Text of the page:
Search
Close this search box.

KeyHealth Member Information

Member Services

Electronic Communication

Providing Medical Aid for the Single Person

Share:

Without the financial support provided by the nation’s medical aid schemes, for the single person and for most South Africans, this would mean relying on the overburdened and underfunded state health service in times of illness. Only the wealthiest individuals would be in a position to meet the high cost of receiving private treatment.

The schemes offer a variety of products which, between them, are intended to provide affordable medical aid for everyone from the single person to couples, families, and single parents. Each product is designed to meet the most likely needs of the particular demographic group and, most importantly, to be offered at a cost that is consistent with each group’s average income. In the case of a couple, for example, not only must the cover extend to include both the main member and a dependent, but it may also need to cover conditions applicable to both male and female members.

Clearly, the premium cost will be proportionately higher than when providing medical aid for a single person. However, since most couples, today, tend to enjoy two incomes, the higher cost should not be a burden on their monthly budget.

In the case of an unmarried individual, the extent of the cover required is likely to be determined by his or her age. For the younger person, who has, perhaps, recently finished studying and has only a relatively modest disposable income, the state of his or her general health will be the deciding factor. Where this is good, the only contingency that young singles really need to provide for is any form of medical emergency. A traffic accident or a bout of acute appendicitis could be a financial disaster. Thus, the best form of medical aid for a young and generally healthy single person could be a hospital plan. If, however, he or she is studying full-time, it should also be possible to obtain cover up until the age of 27 under a parent’s scheme. In such cases, the parent will continue to be charged the rate normally reserved for a dependent child.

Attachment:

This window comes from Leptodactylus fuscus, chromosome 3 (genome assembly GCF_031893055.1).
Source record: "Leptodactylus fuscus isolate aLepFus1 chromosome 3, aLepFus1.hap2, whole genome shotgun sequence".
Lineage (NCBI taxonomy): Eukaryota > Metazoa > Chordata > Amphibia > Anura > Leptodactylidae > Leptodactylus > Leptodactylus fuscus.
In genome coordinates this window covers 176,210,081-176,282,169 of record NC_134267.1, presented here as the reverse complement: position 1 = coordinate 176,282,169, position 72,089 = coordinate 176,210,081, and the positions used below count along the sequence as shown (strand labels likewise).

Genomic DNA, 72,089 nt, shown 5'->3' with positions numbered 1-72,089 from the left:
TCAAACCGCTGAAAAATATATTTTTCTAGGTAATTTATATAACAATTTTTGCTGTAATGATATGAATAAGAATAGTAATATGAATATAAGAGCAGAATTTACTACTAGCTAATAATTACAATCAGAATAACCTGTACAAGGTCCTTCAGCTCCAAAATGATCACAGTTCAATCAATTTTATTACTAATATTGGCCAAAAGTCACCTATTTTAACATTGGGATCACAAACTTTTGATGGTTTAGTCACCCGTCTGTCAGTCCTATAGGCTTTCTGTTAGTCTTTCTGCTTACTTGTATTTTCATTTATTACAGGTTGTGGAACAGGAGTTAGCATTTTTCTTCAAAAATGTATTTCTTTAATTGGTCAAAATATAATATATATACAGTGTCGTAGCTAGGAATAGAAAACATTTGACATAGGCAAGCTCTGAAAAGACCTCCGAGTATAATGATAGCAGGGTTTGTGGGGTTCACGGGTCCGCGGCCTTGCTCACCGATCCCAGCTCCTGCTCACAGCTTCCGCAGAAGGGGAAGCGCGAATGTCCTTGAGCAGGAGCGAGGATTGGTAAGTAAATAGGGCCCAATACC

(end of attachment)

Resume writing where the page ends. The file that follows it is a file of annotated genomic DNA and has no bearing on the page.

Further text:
It is an unfortunate, but inescapable fact that, as human beings get older, they become more susceptible to aches and pains and their visits to the doctor tend to become more frequent. Furthermore, it is frequently the case that, whether by choice or by mishap, a significant proportion of those in their mid-years now tend to be living alone. In the case of an older single person, the need will be for a more comprehensive medical aid product, and so, it would be unwise to continue relying on a hospital plan.

It is often at this stage of one’s life that the signs of a chronic illness, such as diabetes or heart disease first become apparent. Cover for such conditions is classified as a prescribed minimum benefit which, in the case of a hospital plan, is only mandatory during periods spent as an in-patient, even though ongoing financial support will be required throughout the entire year.

In summary, the medical aid options suitable for the single person are prone to vary as he or she ages. It is, therefore, vital to ensure the cover one receives includes those benefits most relevant to one’s overall health at any given time.

Share: